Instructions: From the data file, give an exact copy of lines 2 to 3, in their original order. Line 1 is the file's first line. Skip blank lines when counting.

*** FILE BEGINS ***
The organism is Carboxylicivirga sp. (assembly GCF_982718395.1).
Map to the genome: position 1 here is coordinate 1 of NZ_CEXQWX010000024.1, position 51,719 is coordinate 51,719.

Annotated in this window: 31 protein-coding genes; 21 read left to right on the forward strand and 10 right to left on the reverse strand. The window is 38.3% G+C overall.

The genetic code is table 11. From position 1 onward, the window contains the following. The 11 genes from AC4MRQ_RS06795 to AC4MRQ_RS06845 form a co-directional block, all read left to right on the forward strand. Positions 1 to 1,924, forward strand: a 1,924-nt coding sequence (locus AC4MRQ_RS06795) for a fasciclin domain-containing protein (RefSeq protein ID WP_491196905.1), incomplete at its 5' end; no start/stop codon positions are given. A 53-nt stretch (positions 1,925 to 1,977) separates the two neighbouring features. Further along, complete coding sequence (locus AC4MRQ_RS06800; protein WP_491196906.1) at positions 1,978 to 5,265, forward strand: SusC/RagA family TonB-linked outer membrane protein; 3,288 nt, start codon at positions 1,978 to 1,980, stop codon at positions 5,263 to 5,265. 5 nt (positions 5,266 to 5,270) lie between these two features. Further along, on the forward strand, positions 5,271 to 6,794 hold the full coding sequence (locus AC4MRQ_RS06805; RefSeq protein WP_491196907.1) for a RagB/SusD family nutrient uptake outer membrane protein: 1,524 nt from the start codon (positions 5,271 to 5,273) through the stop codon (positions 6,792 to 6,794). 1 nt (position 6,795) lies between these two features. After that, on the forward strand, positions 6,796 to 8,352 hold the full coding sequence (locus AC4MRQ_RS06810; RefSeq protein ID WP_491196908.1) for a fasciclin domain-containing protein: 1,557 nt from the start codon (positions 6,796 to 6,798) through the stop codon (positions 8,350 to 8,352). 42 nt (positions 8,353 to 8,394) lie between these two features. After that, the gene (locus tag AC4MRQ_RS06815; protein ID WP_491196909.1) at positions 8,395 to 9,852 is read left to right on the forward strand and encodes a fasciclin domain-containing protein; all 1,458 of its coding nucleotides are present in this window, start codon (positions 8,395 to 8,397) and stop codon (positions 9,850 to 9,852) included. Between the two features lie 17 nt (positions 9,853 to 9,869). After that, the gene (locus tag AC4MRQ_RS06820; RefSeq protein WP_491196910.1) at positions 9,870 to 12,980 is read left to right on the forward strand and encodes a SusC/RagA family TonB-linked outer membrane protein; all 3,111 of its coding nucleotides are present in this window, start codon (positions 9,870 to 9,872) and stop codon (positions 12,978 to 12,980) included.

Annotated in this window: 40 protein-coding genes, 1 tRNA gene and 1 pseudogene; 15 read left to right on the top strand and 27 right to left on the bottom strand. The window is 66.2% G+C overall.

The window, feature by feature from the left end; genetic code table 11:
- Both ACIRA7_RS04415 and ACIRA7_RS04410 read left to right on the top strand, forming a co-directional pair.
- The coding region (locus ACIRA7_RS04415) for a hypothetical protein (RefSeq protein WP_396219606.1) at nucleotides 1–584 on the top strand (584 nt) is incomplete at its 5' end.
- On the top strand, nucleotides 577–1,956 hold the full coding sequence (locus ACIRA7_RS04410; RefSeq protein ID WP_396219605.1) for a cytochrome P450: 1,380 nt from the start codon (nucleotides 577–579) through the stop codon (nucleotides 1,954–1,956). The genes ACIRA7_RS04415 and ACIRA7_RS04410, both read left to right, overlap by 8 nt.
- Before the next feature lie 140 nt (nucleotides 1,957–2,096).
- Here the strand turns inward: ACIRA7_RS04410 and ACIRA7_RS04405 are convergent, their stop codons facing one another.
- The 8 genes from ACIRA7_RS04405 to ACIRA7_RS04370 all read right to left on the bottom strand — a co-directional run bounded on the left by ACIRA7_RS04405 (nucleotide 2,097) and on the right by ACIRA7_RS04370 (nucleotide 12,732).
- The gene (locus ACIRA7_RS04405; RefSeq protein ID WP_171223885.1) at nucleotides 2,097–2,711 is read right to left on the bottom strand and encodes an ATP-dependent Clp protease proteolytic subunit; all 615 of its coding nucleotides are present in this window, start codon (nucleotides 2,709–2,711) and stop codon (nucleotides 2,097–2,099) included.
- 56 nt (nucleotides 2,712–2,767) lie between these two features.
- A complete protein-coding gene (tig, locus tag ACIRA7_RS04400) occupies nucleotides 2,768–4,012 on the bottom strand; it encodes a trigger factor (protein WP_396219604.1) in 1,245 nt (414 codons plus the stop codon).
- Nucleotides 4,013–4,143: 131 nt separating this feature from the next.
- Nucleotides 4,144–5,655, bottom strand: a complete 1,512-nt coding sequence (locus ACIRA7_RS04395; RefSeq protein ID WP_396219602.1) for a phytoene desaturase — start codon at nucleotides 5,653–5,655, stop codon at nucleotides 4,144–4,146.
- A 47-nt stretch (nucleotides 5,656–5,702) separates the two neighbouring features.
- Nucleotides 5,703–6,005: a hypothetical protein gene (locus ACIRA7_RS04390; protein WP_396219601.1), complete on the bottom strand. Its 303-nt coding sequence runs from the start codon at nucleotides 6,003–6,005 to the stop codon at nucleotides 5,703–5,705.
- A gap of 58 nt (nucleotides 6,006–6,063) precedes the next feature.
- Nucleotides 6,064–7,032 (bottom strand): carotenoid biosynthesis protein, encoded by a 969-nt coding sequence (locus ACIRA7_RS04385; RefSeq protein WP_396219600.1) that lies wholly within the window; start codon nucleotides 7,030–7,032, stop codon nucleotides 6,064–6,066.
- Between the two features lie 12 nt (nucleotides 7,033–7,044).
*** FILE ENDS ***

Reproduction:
Map to the genome: position 1 here is coordinate 1 of NZ_CEXQWX010000024.1, position 51,719 is coordinate 51,719.

Annotated in this window: 31 protein-coding genes; 21 read left to right on the forward strand and 10 right to left on the reverse strand. The window is 38.3% G+C overall.